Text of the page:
Graduation Year


Document Type




Degree Granting Department

Art History

Major Professor

Helena K. Szépe, Ph.D.

Committee Member

David Wright, Ph.D.

Committee Member

Naomi Yavneh, Ph.D.


Cesare Vecellio, collecting, costume books, theater costume, travel writing


This study investigates the woodcuts of African dress in Cesare Vecellio's 1598 costume book Habiti antichi et moderni di tutto il mondo. While Vecellio's book has been previously studied to understand its contribution to sixteenth-century conceptions of human variation across geography and Venetian identity making, I concentrate instead on the book's intended function. In doing so, I show how its woodcuts of Africans, should be understood primarily as proposals for costumes to be used in new artistic productions.

Vecellio situated his representations of African costume in a highly organized geographic framework that was shaped by travel narratives. These texts recorded voyages motivated, in part, by European political and economic interests in Africa. However, the resulting associations deposited in Vecellio's woodcuts are neutralized or at least complicated by the representations' hybridity, their inclusion in an early modern collection, and their status as models for artists to manipulate.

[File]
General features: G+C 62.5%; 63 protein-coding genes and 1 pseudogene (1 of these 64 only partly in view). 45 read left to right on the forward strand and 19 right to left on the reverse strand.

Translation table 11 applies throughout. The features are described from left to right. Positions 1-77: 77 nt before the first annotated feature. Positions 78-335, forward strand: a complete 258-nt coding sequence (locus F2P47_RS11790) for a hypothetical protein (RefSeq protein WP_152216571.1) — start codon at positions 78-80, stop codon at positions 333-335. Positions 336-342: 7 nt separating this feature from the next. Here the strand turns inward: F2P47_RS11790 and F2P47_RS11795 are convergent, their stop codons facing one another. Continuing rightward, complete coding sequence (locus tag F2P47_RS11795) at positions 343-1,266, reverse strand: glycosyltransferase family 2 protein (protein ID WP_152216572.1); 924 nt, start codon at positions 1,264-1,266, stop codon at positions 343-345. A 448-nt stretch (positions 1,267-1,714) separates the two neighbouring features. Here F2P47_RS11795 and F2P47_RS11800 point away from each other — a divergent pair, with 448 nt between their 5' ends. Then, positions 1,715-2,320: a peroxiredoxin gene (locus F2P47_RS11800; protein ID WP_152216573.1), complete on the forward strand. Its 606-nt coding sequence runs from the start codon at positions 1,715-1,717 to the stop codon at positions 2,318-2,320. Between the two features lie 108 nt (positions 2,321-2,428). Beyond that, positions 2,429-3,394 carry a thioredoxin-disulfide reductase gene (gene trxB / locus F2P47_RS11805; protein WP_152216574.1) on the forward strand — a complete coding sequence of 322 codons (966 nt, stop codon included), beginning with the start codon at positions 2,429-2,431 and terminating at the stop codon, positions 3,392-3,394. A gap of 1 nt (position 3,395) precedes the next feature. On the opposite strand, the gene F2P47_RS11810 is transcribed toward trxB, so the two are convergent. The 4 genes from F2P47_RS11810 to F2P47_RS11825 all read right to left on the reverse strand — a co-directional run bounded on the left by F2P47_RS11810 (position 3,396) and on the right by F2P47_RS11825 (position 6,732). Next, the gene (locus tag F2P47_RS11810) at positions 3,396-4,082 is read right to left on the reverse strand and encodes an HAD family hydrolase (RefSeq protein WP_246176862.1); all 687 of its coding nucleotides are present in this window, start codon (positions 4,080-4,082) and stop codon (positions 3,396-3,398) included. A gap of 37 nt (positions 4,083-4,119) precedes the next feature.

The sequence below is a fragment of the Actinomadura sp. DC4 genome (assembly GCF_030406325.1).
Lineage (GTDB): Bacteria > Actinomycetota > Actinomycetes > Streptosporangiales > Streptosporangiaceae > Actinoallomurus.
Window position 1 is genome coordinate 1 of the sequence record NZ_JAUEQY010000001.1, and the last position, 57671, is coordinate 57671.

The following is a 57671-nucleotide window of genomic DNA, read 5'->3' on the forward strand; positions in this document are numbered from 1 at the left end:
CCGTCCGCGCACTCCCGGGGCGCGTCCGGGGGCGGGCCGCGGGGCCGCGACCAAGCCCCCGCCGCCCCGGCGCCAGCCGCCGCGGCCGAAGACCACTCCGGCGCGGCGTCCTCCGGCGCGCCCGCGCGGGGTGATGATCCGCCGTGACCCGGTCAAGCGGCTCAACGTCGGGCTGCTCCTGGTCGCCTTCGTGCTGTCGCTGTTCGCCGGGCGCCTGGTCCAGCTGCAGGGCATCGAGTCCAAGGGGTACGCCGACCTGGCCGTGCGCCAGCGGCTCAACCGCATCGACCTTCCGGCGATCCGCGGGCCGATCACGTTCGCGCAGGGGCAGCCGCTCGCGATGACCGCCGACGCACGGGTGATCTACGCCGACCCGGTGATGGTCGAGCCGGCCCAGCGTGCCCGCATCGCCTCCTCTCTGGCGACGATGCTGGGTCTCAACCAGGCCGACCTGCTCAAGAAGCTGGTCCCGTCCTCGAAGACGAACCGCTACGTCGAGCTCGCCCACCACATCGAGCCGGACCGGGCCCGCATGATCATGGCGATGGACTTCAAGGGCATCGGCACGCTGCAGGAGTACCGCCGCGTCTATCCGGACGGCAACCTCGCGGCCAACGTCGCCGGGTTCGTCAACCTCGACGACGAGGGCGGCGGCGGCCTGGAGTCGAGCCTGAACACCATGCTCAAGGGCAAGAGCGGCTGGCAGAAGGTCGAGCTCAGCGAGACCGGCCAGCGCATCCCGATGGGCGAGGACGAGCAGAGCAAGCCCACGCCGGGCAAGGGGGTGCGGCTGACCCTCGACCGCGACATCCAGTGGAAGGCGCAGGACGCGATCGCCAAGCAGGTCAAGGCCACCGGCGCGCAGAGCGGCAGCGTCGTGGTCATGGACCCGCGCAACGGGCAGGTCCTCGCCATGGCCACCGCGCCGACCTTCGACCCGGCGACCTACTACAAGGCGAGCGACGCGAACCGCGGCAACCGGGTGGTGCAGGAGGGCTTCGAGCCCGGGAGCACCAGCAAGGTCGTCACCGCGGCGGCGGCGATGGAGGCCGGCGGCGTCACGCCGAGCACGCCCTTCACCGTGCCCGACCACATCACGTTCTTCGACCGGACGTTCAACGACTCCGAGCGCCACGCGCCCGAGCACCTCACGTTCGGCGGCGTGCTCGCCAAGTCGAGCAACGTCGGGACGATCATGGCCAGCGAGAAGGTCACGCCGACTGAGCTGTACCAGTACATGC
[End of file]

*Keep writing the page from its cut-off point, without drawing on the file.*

Vecellio explained that all of the representations in Habiti antichi et moderni di tutto il mondo displayed antiquity (antichità), diversity (diuersità), and richness (la richezza). Sixteenth-century theater directors insisted on these qualities for costume, which promoted both the imitatio naturae and superatio naturae of artistic productions. Costumes could simultaneously contribute to a painting or a theatrical performance's decorum and propriety by differentiating and correctly identifying figures, and its grazia or pleasure with their exoticism and sumptuousness.

This study suggests that in their intended use, the images of African costume were participating in "translations" of African dress into costumes for European paintings and theater. During this process, they accumulated new meanings. The dressed figures were copied from art objects with varying degrees of removal from immediate African encounters and combined with texts from published travel narratives to create mythic bricolages of Africans. The decontextualized costumes, organized into a sartorial collection with a categorization that readers understood as flexible, were tentatively defined vestmentary signs available for further signification within potential artistic contexts.